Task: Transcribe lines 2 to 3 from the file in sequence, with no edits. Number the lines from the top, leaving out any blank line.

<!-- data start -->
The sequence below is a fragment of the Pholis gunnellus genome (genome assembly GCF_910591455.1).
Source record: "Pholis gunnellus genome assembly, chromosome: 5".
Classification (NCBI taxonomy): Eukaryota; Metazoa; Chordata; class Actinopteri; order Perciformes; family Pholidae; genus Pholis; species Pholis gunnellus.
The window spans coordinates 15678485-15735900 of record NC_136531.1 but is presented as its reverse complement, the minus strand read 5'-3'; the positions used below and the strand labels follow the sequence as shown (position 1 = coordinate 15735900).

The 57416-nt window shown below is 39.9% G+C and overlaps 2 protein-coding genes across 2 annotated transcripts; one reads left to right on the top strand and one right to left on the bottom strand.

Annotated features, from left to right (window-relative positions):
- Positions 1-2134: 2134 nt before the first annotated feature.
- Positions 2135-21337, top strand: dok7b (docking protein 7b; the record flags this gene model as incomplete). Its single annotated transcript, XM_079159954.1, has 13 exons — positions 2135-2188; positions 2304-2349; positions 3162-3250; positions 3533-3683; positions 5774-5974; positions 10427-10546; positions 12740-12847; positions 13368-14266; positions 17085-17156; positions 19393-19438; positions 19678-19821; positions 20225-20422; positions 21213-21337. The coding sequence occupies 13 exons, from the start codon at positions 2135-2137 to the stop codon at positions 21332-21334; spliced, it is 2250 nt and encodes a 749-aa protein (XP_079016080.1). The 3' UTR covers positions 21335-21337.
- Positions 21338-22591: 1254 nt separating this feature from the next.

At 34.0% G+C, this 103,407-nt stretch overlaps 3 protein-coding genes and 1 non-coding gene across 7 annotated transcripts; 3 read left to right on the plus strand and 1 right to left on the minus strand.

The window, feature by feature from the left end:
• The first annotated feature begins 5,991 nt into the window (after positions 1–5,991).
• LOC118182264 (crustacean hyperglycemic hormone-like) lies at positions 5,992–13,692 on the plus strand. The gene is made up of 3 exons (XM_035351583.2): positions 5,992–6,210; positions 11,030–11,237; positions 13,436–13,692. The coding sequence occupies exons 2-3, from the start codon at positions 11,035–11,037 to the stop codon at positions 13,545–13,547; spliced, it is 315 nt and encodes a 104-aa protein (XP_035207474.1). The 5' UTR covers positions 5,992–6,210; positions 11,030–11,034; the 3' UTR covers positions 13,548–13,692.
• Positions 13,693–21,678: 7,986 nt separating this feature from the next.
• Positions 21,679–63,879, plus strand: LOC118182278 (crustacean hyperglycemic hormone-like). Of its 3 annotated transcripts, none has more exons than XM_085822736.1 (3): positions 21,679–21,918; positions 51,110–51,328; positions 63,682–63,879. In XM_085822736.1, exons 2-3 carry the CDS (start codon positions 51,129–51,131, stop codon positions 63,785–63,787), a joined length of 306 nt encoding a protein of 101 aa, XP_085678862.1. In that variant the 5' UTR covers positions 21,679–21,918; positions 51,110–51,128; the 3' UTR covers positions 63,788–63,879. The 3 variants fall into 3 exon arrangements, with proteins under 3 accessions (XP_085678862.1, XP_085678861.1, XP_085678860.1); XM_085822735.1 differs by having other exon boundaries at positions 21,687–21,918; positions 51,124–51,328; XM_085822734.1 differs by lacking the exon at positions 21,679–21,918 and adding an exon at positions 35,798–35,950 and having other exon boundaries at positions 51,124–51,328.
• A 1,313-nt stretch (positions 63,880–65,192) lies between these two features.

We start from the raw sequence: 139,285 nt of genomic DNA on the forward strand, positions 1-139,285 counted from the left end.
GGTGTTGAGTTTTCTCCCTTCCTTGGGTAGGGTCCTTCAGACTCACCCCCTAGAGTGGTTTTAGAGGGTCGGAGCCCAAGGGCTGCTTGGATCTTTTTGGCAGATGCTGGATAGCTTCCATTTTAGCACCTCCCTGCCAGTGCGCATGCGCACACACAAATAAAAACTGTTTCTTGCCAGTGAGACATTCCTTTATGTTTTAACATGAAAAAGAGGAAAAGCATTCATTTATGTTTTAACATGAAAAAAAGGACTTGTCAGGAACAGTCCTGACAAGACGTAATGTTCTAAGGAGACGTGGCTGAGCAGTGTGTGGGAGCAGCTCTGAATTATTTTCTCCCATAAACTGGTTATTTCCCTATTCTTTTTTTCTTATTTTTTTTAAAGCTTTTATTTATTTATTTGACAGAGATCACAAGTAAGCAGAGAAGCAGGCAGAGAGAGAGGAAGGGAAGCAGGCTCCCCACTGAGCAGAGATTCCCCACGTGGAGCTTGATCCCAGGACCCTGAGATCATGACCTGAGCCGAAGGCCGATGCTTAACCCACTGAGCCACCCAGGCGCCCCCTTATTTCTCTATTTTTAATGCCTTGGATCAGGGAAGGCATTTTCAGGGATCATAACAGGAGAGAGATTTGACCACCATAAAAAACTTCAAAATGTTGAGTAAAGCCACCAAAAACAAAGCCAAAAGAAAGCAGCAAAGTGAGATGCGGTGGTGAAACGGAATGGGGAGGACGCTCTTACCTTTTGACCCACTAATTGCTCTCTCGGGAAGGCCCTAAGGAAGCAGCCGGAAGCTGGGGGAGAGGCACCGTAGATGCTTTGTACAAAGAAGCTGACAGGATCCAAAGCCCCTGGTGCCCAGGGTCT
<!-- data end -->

Source record: "Pholis gunnellus genome assembly, chromosome: 5".
Classification (NCBI taxonomy): Eukaryota; Metazoa; Chordata; class Actinopteri; order Perciformes; family Pholidae; genus Pholis; species Pholis gunnellus.